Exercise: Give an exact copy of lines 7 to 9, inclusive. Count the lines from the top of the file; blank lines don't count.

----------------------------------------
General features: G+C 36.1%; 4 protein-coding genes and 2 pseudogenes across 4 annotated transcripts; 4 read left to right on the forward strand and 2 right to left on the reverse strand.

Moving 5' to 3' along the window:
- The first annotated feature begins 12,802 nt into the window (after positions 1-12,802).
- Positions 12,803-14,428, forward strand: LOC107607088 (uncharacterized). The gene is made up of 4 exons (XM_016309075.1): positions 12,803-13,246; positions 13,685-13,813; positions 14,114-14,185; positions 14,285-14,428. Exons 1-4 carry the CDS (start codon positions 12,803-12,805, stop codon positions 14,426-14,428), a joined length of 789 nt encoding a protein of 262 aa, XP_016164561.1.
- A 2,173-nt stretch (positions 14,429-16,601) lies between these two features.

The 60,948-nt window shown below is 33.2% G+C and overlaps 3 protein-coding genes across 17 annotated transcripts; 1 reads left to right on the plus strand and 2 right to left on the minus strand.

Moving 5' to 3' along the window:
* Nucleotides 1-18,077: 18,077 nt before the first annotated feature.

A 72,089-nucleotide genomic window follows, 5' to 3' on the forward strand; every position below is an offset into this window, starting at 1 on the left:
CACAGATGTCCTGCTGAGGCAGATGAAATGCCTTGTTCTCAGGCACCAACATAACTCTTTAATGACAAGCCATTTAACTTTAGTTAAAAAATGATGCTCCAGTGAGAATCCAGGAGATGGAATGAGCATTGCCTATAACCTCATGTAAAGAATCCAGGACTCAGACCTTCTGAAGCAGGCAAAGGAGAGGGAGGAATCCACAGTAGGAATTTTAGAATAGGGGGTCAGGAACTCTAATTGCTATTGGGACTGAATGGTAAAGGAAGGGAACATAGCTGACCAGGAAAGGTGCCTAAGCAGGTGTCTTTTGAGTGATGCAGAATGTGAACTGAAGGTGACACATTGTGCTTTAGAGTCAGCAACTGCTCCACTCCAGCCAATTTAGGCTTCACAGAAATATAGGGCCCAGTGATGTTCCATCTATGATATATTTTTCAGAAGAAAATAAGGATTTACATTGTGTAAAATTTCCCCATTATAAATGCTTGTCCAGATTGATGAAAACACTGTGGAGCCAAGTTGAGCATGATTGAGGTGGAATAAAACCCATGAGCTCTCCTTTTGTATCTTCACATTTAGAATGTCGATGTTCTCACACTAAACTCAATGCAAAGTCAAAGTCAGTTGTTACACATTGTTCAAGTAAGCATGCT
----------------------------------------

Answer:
Moving 5' to 3' along the window:
* Nucleotides 1-18,077: 18,077 nt before the first annotated feature.

A 72,089-nucleotide genomic window follows, 5' to 3' on the forward strand; every position below is an offset into this window, starting at 1 on the left: